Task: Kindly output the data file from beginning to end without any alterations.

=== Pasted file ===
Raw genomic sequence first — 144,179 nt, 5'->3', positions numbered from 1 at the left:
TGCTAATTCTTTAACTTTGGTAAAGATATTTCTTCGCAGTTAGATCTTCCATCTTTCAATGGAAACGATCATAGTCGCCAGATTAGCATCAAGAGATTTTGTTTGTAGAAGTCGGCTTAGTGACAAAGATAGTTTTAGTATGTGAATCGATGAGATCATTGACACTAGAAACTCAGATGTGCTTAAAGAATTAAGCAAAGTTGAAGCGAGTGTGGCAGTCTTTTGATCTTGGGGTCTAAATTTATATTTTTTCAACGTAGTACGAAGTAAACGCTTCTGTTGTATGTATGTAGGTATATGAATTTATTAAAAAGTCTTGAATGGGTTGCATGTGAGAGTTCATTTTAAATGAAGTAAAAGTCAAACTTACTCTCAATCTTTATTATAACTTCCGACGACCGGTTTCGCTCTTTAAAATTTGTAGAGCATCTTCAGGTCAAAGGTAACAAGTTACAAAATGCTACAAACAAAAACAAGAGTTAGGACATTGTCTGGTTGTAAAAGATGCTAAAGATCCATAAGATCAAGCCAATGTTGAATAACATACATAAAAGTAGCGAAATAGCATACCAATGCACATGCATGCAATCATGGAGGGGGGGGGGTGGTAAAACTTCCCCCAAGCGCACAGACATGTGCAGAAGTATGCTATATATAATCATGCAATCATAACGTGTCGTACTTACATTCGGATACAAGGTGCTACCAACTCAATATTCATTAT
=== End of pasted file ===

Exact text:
Raw genomic sequence first — 144,179 nt, 5'->3', positions numbered from 1 at the left:
TGCTAATTCTTTAACTTTGGTAAAGATATTTCTTCGCAGTTAGATCTTCCATCTTTCAATGGAAACGATCATAGTCGCCAGATTAGCATCAAGAGATTTTGTTTGTAGAAGTCGGCTTAGTGACAAAGATAGTTTTAGTATGTGAATCGATGAGATCATTGACACTAGAAACTCAGATGTGCTTAAAGAATTAAGCAAAGTTGAAGCGAGTGTGGCAGTCTTTTGATCTTGGGGTCTAAATTTATATTTTTTCAACGTAGTACGAAGTAAACGCTTCTGTTGTATGTATGTAGGTATATGAATTTATTAAAAAGTCTTGAATGGGTTGCATGTGAGAGTTCATTTTAAATGAAGTAAAAGTCAAACTTACTCTCAATCTTTATTATAACTTCCGACGACCGGTTTCGCTCTTTAAAATTTGTAGAGCATCTTCAGGTCAAAGGTAACAAGTTACAAAATGCTACAAACAAAAACAAGAGTTAGGACATTGTCTGGTTGTAAAAGATGCTAAAGATCCATAAGATCAAGCCAATGTTGAATAACATACATAAAAGTAGCGAAATAGCATACCAATGCACATGCATGCAATCATGGAGGGGGGGGGGTGGTAAAACTTCCCCCAAGCGCACAGACATGTGCAGAAGTATGCTATATATAATCATGCAATCATAACGTGTCGTACTTACATTCGGATACAAGGTGCTACCAACTCAATATTCATTAT